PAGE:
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4.4. How big is a causally connected patch of the CMB without and with inflation?

From Fig. 4 we can read off the x axis that the comoving radius of the base of the small light cone under points A or B is r = Ro chi ~ billion light years. This is the current size of the patch that was causally connected at last scattering. The physical size D of the particle horizon today is D approx 47 billion light years (Fig. 4). The fraction f of the sky occupied by one causally connected patch is f = pi r2 / 4pi D2 approx 1/9000. The area of the full sky is about 40, 000 square degrees (4pi steradians). The area of a causally connected patch is (area of the sky) × f = 40,000 / 9,000 approx 4 square degrees.

With inflation, the size of the causally connected patch depends on how many e-foldings of expansion occurred during inflation. To solve the horizon problem we need a minimum of ~ 60 e-folds of expansion or an expansion by a factor of ~ 1030. But since this is only a minimum, the full size of a causally connected patch, although bigger than the observable universe, will never be known unless it happens to be between 47 Glyr (our currentm particle horizon) and 62 Glyr (the comoving size of our particle horizon at the end of time).

The constraint on the lower limit to the number of e-foldings ~ 60 (or ~ 1030 ) comes from the requirement to solve the horizon problem. What about the upper limit to the number of e-folds? How big is our inflationary bubble? How big the inflationary patch is depends sensitively on when inflation happened, the height of the inflaton potential and how long inflation lasted (ti, te and Lambdainf at Eq. 26) - which in turn depends on the decay rate of the false vacuum. Without a proper GUT, these numbers cannot be approximated with any confidence. It is certainly reasonable to expect homogeneity to continue for some distance beyond our observable universe but there does not seem to be any reason why it should go on forever. In eternal inflation models, the homogeneity definitely does not go on forever (Liddle & Lyth 2000).

When could inflation have occurred? The earliest time is the Planck time at 1019 GeV or 10-43 seconds. The latest is at the electroweak symmetry breaking at 102 GeV or 10-12 seconds. The GUT scale is a favorite time at 1016 GeV or 10-35 seconds. "Beyond these limits very little can be said for certain about inflation. So most papers about inflationary models are more like historical novels than real history, and they describe possible interactions that would be interesting instead of interactions that have to occur. As a result, inflation is usually described as the inflationary scenario instead of a theory or hypothesis. However, it seems quite likely that the inflation did occur, even though we don't know when, or what the potential was." - Wright (2003).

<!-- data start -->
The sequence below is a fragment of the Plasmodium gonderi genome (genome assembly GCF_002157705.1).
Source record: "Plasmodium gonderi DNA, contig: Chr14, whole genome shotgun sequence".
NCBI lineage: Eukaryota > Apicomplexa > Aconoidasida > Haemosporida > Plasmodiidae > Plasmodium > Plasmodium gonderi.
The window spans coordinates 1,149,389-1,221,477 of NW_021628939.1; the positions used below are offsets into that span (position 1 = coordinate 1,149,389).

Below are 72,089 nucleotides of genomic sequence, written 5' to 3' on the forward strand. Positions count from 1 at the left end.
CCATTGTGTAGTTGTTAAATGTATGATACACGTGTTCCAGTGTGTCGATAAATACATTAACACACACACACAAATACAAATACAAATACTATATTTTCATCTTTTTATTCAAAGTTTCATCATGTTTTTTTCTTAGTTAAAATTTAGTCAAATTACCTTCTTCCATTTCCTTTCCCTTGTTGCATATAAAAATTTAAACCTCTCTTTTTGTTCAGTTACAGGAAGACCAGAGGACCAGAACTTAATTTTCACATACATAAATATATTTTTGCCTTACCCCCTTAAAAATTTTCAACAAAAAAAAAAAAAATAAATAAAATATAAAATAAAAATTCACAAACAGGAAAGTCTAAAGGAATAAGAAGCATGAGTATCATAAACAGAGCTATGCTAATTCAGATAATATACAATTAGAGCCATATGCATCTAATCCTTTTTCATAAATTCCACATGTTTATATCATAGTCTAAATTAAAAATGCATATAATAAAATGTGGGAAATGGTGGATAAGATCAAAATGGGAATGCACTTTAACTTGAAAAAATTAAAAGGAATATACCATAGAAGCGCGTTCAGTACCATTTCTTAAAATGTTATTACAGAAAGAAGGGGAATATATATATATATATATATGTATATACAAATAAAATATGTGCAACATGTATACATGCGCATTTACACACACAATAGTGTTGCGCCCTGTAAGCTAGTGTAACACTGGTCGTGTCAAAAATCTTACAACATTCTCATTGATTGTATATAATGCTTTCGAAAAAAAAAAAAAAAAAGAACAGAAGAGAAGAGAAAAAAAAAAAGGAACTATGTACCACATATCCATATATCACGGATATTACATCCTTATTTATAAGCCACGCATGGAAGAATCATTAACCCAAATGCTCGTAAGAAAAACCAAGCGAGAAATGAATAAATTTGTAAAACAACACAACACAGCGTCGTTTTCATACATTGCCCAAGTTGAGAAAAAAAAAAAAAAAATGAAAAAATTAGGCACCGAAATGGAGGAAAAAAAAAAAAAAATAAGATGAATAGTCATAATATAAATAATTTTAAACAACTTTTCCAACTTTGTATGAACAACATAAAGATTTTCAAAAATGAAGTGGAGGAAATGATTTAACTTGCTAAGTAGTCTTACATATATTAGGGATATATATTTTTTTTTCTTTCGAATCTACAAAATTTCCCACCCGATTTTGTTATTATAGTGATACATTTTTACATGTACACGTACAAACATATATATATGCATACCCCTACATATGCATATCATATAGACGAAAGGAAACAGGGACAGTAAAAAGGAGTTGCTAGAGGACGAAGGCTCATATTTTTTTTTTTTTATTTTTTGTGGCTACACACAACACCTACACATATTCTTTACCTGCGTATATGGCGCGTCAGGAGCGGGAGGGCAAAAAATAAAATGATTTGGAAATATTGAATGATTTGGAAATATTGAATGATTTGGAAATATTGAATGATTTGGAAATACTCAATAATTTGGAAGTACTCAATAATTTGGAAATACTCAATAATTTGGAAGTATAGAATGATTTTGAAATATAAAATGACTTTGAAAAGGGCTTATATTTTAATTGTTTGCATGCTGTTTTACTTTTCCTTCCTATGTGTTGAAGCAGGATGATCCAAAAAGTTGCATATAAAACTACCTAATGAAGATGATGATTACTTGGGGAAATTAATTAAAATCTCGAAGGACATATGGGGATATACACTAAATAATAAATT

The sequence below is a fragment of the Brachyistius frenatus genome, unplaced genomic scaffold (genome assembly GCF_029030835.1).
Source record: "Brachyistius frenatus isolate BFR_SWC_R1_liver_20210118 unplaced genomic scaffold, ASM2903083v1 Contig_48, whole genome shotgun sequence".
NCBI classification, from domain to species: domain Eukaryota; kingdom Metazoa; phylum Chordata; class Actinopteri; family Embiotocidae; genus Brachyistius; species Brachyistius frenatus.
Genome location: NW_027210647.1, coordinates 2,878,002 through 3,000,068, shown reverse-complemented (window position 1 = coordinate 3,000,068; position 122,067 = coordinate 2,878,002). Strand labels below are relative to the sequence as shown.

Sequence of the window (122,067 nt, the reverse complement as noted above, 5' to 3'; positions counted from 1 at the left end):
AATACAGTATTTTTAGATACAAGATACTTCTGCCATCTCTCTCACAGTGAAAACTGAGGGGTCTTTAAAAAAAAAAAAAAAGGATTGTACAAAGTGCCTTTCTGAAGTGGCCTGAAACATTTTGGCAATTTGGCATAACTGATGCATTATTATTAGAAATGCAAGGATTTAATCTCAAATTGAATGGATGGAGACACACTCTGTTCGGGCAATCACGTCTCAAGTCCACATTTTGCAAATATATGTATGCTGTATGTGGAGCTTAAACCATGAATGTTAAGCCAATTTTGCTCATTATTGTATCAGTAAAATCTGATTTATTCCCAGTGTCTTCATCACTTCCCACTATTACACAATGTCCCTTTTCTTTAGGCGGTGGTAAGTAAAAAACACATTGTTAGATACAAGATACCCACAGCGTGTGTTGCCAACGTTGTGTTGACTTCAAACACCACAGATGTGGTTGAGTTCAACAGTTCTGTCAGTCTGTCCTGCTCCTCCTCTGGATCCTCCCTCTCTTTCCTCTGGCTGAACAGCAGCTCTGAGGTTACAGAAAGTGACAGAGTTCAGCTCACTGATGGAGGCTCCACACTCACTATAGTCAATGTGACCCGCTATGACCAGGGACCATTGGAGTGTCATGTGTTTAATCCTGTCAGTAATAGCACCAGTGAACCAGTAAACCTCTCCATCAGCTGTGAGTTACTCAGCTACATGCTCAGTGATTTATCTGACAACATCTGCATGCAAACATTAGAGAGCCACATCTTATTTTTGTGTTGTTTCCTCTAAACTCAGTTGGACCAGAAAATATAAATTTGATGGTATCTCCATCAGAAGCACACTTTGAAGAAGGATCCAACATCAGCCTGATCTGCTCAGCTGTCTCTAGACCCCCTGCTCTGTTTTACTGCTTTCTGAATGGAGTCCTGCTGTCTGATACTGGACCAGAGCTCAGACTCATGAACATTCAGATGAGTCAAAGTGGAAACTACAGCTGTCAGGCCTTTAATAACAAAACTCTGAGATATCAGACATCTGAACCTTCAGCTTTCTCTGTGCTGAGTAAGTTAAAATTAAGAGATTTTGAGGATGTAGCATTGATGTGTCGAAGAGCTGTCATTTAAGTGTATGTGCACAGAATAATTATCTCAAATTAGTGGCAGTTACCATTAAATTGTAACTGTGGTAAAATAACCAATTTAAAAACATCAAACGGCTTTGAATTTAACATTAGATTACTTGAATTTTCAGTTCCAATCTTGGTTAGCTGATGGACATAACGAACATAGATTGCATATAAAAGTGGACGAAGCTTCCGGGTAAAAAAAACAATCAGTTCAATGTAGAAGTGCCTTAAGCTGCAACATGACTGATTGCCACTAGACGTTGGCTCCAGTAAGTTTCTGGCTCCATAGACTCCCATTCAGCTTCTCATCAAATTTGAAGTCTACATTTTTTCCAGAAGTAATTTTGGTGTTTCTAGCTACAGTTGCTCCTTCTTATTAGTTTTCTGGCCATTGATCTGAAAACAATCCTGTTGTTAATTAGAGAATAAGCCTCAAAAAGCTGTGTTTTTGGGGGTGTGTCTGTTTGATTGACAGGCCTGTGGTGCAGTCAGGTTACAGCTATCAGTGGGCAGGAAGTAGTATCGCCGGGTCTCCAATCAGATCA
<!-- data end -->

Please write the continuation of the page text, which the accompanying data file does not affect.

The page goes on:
Figure 6

Figure 6. Temperature of the Universe. The temperature and composition history of the standard big bang model with an epoch of inflation and reheating inserted between 10-35 and 10-32 seconds after the big bang. Inflation increases the size of the Universe, decreases the temperature and dilutes any structure. Reheating then creates matter which decays and raises the temperature again. This plot is also an overview of the energy scales at which the various components of our Universe froze out and became permanent features. Quarks froze into protons and neutrons (~ GeV), protons and neutrons froze into light nuclei (~ MeV), and these light nuclei froze into neutral atoms (~ eV) which cooled into molecules and then gravitationally collapsed into stars. And now, huddled around these warm stars, we are living in the ice ages of the Universe with the CMB at 3K or ~ 10-3 eV.

Figure 7a
Figure 7b

Figure 7. Real Structure (top) is not Random (bottom). If galaxies were distributed randomly in the Universe with no large scale structure, the 2dF galaxy redshift survey of the Local Universe would have produced the lower map. The upper map it did produce shows galaxies clumped into clusters radially smeared by the fingers of God, and empty voids surrounded by great walls of galaxies. The same number of galaxies is shown in each panel. Since all the large scale structure in the Universe has its origin in inflation, we should be able to look at the details of this structure to constrain inflationary models. A minimalistic set of parameters to describe all this structure is the amplitude and the scale dependence of the density perturbations.

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